||Aim: Many youth in residential care suffer from post-traumatic symptoms that have
adverse effects on a range of psychological, behavioural and physiological outcomes.
Although current evidence-based treatment options are effective, they have their
limitations. Meditation interventions are an alternative to traditional trauma-focused
treatment. This pilot study aimed to evaluate three game-based meditation interventions
in a sample of traumatized youth in residential care.
Methods: Fifteen participants were randomly divided over three conditions (Muse,
DayDream and Wild Divine) that all consisted of twelve 15-minute game-play sessions.
Physiological measurements (heart rate variability) were conducted at baseline,
post-treatment and during each intervention session. Post-traumatic symptoms,
stress, depression, anxiety and aggression were assessed at baseline, post-treatment
and 1-month follow-up.
Results: Physiological stress regulation was improved during the meditation sessions
of all three interventions. User evaluations were in particular high for Muse with a rating
of 8.42 out of 10 for game evaluation. Overall, outcomes on psychopathology
demonstrated the most robust effect on stress. Muse performed best, with all participants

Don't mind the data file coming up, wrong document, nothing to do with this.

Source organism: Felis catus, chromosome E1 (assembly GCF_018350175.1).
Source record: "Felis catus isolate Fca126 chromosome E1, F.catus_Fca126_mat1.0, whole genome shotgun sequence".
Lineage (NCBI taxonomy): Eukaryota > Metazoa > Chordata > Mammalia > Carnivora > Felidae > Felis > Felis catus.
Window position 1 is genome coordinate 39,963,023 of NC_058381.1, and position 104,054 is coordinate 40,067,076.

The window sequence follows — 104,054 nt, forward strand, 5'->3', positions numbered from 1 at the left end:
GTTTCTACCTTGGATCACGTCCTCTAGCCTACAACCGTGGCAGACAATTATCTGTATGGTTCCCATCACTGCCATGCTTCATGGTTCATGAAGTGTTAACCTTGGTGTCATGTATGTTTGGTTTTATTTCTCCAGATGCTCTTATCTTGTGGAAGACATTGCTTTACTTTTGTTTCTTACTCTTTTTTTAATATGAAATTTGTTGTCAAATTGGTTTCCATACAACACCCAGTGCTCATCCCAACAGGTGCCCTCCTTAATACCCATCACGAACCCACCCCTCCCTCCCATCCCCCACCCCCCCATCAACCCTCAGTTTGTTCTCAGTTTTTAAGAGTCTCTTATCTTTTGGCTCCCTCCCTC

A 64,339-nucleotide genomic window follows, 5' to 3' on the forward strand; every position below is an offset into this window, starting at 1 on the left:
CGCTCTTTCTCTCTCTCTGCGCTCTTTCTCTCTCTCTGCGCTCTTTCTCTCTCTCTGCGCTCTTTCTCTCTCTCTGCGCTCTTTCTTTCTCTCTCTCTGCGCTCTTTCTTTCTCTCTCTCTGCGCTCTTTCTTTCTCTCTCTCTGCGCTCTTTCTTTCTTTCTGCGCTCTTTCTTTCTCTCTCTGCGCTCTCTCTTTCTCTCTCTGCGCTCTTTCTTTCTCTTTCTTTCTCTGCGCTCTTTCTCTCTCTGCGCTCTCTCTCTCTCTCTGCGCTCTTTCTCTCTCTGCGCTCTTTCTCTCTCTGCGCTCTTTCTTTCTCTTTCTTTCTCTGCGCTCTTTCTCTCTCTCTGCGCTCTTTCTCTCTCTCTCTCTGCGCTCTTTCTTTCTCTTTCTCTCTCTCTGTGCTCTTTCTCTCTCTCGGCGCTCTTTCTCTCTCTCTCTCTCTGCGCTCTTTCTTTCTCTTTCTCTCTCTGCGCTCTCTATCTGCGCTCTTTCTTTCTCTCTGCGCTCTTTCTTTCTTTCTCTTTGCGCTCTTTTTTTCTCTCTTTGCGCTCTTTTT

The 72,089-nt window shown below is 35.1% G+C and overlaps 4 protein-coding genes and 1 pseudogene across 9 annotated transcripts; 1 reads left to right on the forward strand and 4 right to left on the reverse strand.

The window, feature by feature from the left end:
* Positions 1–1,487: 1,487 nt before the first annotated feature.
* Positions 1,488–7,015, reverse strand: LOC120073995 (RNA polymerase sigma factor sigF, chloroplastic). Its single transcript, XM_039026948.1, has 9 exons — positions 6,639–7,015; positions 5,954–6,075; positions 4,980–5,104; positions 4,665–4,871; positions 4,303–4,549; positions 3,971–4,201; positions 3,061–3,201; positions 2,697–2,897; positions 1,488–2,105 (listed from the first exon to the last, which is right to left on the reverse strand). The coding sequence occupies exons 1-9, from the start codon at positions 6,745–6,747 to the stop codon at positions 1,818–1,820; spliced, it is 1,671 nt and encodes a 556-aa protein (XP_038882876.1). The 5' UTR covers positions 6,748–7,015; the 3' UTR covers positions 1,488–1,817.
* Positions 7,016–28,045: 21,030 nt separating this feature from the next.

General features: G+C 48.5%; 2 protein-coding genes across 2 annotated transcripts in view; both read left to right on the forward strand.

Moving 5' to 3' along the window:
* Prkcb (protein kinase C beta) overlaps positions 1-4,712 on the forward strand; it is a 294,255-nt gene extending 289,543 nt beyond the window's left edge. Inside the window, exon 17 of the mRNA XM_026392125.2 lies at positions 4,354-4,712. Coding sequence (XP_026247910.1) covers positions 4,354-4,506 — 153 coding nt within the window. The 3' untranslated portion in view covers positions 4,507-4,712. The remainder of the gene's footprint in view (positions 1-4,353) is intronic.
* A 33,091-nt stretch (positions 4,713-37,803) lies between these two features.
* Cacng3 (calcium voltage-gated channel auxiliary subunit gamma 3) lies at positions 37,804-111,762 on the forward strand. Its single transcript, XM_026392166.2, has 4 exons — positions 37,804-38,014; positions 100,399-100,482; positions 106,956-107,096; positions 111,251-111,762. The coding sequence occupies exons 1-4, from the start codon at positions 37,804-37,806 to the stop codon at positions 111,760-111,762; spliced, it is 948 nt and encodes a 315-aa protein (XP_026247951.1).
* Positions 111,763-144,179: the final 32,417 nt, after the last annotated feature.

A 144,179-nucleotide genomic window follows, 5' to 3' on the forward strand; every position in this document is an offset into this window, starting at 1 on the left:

showing reliable improvements (reliable change indexes [RCIs]) in posttraumatic
symptoms, stress and anxiety. Participants who played Daydream or Wild
Divine showed inconsistent progression: some participants improved, whereas others
remained stable or even deteriorated based on their RCIs.
Conclusions: Preliminary findings show promising outcomes on physiology, psychopathology
and user evaluations. All indicate the potential of this innovative form of
stress regulation intervention, and the potential of Muse in particular, although findings
should be considered preliminary due to our small sample size. Further studies
are warranted to assess intervention effectiveness effects of Muse or other gamebased
meditation interventions for traumatized youth.